Roman, Imperial Period, ca. 1st to 3rd century CE. A half-size carved marble torso of Mars (Greek Ares), the God of War, donning a paludamentum (a cloak or cape worn by military commanders and emperors) with voluminous folds of drapery cascading from his left shoulder and held in the crook of his left elbow - and a short billowing pterubes (a skirt made of fabric or leather strips and worn around the waist) with a cingulum militare (a decorative belt denoting the wearer's rank) of roundels falling just below his abdominals. Otherwise, he is bare-chested, thus allowing the sculptor's prowess for delineating musculature and anatomy to shine. Size: 11.625" H (29.5 cm); 17.875" H (45.4 cm) on included custom stand.
Mars (Greek Ares) was the god of war - son to Jupiter and Juno (Greek Zeus and Hera) and one of the Twelve Olympians. His sister Minerva (Greek Athena) was the goddess of war. Whereas Mars traditionally represents the fiery, violent aspects of combat, his sister Minerva/Athena usually represents intellectual military strategy.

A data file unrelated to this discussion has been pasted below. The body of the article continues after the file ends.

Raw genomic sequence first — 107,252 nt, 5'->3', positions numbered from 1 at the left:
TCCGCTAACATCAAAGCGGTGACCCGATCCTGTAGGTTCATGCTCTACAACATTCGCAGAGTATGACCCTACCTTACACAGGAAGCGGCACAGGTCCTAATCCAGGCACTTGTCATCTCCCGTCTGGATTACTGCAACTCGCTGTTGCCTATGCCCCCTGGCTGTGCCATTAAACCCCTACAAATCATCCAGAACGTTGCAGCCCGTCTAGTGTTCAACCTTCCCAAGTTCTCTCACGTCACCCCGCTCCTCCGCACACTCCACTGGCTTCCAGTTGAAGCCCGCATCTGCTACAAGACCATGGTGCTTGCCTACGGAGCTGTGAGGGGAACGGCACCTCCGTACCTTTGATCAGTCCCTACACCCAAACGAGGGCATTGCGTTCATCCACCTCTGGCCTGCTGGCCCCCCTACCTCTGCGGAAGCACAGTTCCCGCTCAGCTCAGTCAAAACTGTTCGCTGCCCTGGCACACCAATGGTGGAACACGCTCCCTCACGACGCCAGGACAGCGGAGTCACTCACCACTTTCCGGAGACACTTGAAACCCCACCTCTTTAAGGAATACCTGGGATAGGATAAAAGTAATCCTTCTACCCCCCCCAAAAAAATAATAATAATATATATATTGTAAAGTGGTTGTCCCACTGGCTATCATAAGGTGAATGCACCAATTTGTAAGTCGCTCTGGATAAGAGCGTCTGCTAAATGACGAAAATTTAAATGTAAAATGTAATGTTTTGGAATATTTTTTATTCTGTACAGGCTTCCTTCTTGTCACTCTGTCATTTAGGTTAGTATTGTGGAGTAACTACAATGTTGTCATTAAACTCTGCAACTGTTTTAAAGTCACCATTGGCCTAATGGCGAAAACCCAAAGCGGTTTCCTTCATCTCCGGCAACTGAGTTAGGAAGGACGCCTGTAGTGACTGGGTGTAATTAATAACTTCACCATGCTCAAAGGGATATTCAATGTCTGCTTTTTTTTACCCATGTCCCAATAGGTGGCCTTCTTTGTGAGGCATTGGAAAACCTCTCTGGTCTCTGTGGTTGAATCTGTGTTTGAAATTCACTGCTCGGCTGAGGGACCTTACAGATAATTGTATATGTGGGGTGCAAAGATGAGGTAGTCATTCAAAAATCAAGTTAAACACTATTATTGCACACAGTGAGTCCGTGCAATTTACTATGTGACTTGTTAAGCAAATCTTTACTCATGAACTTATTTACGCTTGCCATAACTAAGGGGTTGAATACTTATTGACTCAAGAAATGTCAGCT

In Ancient Rome, the paludamentum served as a cloak for generals and emperors. Reliefs on Trajan's column and sculptures of numerous cuirassed leaders include depictions of paludamentum. This special garment was traditionally dyed scarlet or purple or bleached white, and must have made quite an impression, especially given that it was traditionally worn when venturing out to or returning from war. The paludamentum symbolized legitimate authority as well as honor. Demonstrating this, Marc Antony ordered that Brutus be cremated while wearing his.
Provenance: private East Coast, USA collection
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